Without doubt, the weeks after you have a baby can feel surreal and overwhelming. Here are some way to make coping with a newborn a lot easier.
1. Consider your priorities
Write them down and keep the list where you can see it. In the first few weeks, try to cut down everything to the minimum – usually just looking after your tiny baby. Let someone else deal with the rest.
2. Batch cook when pregnant
Stock the freezer up. As a new mum, you will love how efficient you were when pregnant and making huge batches of food for your exhausted post-birth self.
3. Make lists
You might be feeling overwhelmed by all the ‘normal’ things that you’re not getting through. While you’re in a fog of feeding, burping and changing, write a list of things to tackle when life settles down again. It might make you feel better about shelving them.
4. Don’t lose perspective
You might feel like this strange hibernation phase will go on forever but it won’t, we promise. In fact, it actually lasts for a very short period and you’ll soon be back in the real world and kind of missing it (NCT, 2012).
5. Keep nappies and changes of clothes close by
We’re talking about leaving nappies and clothing changes in every room where your baby is likely to be. Dashing upstairs to grab something might not have seemed difficult before but it will now, with a crying baby and someone ringing the doorbell.
6. Accept offers of help from visitors
Absolutely yes, let your visitor wash up or do the ironing. You don’t have to let them cuddle your baby and make them tea when you still feel exhausted after the birth.
7. Try a baby sling
Slip your newborn into a baby sling tied onto your front. You’ll be amazed how much you can get done around the house while your baby is content being close to you.
Don’t ever feel like you’re ‘sitting around and doing nothing’ when you have a newborn. It might be an instinct in people who are used to multitasking to feel guilty when relaxing.
Now is a crucial and irreplaceable time to bond with your baby. So enjoy gazing at them, feeling them grab your finger and lay there stroking their face. Don’t feel guilty.
9. Surround yourself with supporters
Talk to your partner, relatives or friends about how you’re feeling. If you’re worried about anything, pick up the phone to your midwife, health visitor or GP.
Remember the old saying about how it takes a village to raise a child. You can’t do this alone, no matter what your situation, so learn to ask for help.
The old clichéd suggestion of ‘sleeping while the baby sleeps’ might sound unrealistic to mums getting frustrated they can’t sleep despite exhaustion. If this is you, at least rest and relax when your baby sleeps.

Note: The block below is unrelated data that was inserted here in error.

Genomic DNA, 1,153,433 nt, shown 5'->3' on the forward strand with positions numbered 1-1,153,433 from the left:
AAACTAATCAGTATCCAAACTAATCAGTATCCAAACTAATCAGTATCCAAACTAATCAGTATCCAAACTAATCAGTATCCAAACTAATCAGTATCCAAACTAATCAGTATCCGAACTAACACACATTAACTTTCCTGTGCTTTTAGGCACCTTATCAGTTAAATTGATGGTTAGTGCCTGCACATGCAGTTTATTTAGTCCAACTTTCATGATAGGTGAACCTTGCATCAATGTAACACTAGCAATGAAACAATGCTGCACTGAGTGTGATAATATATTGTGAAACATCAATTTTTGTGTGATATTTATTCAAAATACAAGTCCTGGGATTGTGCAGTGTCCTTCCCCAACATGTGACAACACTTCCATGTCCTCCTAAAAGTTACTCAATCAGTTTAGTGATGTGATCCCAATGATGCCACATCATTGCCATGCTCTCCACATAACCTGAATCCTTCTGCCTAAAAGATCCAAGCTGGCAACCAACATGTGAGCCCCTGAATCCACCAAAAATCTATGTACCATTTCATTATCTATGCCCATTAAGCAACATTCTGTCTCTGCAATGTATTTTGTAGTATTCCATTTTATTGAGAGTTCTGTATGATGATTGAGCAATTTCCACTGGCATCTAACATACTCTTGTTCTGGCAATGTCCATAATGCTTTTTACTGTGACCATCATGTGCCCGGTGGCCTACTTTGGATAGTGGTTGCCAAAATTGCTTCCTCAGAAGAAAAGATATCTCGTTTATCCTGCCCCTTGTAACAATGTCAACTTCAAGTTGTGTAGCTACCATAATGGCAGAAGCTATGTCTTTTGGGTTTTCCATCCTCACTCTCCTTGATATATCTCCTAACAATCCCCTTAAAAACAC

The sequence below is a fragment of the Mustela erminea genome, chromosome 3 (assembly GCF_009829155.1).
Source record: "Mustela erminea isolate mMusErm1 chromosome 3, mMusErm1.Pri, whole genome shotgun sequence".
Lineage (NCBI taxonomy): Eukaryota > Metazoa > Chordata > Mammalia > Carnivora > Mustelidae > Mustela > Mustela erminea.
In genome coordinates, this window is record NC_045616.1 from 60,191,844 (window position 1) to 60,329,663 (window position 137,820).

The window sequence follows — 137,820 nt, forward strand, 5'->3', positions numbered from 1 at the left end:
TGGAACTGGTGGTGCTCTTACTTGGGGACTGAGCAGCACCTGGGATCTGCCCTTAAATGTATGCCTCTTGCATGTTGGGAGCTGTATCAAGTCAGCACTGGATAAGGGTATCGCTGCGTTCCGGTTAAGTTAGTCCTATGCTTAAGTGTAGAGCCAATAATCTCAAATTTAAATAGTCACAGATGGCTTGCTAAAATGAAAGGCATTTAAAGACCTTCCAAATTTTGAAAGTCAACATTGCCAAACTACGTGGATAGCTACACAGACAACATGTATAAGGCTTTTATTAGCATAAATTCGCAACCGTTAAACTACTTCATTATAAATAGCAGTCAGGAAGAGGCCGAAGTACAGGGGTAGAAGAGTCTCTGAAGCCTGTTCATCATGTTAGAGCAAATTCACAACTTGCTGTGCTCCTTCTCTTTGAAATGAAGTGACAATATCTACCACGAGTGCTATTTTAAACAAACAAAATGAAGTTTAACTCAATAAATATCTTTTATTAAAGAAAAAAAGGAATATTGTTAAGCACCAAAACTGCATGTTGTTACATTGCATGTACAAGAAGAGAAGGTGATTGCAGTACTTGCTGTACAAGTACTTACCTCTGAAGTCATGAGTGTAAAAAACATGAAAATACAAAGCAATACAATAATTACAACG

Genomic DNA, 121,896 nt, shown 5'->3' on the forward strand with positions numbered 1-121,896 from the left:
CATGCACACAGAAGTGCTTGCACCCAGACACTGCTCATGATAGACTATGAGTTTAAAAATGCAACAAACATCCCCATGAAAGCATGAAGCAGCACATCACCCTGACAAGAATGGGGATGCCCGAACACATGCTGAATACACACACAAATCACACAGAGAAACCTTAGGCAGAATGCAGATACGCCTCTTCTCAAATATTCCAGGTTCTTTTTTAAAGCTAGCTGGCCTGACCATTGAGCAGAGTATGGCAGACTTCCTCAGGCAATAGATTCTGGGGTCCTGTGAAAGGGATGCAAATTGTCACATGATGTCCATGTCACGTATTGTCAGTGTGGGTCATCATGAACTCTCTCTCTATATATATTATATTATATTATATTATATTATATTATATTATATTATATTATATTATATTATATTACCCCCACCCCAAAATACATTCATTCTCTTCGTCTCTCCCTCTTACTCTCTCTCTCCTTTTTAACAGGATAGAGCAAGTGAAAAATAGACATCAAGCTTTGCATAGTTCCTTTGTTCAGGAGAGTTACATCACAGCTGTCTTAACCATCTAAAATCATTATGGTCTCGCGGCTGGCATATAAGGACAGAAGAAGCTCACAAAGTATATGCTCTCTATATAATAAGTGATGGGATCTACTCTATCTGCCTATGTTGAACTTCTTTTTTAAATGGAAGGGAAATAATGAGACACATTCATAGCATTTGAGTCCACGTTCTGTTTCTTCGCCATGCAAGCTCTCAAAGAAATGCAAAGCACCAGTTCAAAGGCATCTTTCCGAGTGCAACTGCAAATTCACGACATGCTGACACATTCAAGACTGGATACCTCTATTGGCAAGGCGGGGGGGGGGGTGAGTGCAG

Put your favourite TV show on, soak in a bath or curl up in bed with a book. That way you’ll feel a lot more ready to tackle the next part when the baby wakes. Talk to your health visitor or GP if you think you might be getting depressed (NCT, 2012; MIND, 2016).
11. Look after yourself
Take extra care of yourself in the daytime with nourishing, healthy food and gentle exercise like walking or yoga. Try to rest as much as possible.
Taking extra care of yourself isn’t an indulgence. In fact, it will benefit your mental health at a time when it can be easy to not think about yourself at all (WHO, 2008). That’s also hugely important for your baby.
12. Meet other parents
While it can be tempting not to get dressed or leave the house with a newborn, it will make you feel about a lot better if you get out there. This’ll give you the chance to see other adults who have young babies.
You might join a baby group, find out what's happening at your local NCT branch, catch up with NCT friends or go on an app like Mush that matches you up with mum friends near you. Whichever way you choose to meet others, you’ll feel more confident, supported and human. We can’t recommend it enough.
13. Do what you used to love doing
You might not be up for doing anything too demanding right now. Yet doing the things that you loved doing alone before you had a baby can improve your wellbeing hugely. Book a hair appointment, go for a swim, or grab some baby-free lunch catching up with a friend.
14. Stockpile some sleep
Without a doubt, the number one new baby difficulty is sleep deprivation. Broken sleep with night feeds in the early weeks can be challenging. We've got lots of tips to help you cope with night feeds here.
You could also try co-sleeping with your baby in bed for part of the night or during the day. Some parents find this helps them get a bit more sleep.
15. Do it as a team
Nothing makes the early weeks and months harder than feeling like you are alone. So if you have a partner, always lean on them for help and support. Keep talking to each other about how you’re feeling. That communication will help you better understand each other and what you need in those early days (NCT, 2012).
If you are a single parent, lean on good friends and family for support and help. Find friends who are also parents, and who you can share all the highs and lows of parenthood with.
This page was last reviewed in June 2018
Our support line offers practical and emotional support with feeding your baby and general enquiries for parents, members and volunteers: 0300 330 0700.
You might find attending one of NCT's Early Days groups helpful as they give you the opportunity to explore different approaches to important parenting issues with a qualified group leader and other new parents in your area.
Make friends with other parents-to-be and new parents in your local area for support and friendship by seeing what NCT activities are happening nearby.
Home-Start has a parent-helper visiting scheme along with a helpline: 08000 68 63 68, 8am-8pm, Mon-Fri and 9am-12pm Sat.
Healthtalkonline.org has a comprehensive library of face-to-face interviews where parents share their experiences about breastfeeding, birth, parenting and many other issues.